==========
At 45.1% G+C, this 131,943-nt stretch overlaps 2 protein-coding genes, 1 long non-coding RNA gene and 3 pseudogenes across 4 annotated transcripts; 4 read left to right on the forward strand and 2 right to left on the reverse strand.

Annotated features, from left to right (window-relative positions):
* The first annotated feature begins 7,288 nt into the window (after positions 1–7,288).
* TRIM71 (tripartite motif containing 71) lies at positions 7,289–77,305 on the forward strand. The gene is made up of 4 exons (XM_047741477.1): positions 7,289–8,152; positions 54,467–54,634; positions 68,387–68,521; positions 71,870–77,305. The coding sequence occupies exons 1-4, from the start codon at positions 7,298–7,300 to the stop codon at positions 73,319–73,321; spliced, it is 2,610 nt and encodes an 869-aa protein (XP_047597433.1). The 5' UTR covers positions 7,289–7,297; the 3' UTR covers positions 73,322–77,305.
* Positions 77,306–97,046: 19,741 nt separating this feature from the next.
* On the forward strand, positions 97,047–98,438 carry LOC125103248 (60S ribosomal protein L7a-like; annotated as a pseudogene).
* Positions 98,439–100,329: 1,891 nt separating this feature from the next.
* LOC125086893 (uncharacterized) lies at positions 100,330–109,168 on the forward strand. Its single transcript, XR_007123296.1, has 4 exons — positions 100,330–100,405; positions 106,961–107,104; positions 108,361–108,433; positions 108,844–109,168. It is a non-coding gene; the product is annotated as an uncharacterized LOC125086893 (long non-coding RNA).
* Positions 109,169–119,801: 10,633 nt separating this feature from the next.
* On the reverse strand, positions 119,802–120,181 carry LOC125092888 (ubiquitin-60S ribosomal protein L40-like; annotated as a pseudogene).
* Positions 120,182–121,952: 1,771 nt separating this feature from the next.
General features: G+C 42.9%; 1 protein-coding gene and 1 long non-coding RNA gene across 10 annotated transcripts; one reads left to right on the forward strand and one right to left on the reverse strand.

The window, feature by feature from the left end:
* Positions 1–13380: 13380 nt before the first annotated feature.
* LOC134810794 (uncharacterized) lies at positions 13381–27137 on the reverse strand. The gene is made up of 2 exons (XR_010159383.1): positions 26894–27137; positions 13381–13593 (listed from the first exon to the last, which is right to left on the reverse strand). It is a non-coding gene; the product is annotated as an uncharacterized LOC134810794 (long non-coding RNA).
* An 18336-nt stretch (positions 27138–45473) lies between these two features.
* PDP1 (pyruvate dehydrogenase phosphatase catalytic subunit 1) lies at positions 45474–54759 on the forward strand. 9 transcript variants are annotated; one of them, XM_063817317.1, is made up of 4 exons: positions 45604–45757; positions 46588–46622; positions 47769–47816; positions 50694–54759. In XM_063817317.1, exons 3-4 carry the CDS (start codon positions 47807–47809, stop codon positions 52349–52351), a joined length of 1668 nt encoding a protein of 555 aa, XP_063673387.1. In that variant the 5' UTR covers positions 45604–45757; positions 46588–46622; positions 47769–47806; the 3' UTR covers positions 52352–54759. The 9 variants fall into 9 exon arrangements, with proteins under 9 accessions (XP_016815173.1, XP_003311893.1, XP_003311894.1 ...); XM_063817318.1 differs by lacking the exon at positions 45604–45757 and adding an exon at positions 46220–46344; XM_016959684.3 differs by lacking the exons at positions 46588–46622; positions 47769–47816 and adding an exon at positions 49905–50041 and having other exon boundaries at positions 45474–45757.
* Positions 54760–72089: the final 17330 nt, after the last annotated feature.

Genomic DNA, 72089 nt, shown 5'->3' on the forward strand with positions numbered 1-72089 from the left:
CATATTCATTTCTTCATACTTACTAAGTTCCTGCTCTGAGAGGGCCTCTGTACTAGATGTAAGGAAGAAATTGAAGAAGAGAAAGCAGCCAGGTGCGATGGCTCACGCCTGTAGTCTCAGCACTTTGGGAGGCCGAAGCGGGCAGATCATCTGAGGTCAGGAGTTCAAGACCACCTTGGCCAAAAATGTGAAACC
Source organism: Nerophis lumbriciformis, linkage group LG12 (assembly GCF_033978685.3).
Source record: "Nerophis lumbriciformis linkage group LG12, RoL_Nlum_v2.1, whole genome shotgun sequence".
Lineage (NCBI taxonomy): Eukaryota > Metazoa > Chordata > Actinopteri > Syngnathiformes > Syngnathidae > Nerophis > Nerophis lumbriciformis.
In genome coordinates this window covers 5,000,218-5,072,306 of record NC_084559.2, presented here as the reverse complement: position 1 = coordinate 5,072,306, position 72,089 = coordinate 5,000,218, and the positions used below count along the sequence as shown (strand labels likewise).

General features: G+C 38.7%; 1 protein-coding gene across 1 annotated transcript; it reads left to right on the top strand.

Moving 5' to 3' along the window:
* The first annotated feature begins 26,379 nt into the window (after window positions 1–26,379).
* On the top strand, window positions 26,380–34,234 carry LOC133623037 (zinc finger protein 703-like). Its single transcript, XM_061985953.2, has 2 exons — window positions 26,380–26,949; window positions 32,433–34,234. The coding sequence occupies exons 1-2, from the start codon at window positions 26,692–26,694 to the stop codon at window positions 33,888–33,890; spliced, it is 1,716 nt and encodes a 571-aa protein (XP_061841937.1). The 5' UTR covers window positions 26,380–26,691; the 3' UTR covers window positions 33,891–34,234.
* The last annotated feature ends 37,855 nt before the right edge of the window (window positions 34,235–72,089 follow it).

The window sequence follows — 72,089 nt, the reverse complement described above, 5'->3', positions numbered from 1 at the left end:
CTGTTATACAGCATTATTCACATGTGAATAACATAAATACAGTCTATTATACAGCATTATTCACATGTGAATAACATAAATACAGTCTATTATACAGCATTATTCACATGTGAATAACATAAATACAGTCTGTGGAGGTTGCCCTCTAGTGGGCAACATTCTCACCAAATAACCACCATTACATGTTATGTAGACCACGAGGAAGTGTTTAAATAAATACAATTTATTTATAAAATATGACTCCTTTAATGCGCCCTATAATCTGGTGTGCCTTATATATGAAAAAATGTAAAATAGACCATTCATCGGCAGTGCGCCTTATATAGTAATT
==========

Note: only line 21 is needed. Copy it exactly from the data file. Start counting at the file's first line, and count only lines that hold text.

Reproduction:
Source organism: Nerophis lumbriciformis, linkage group LG12 (assembly GCF_033978685.3).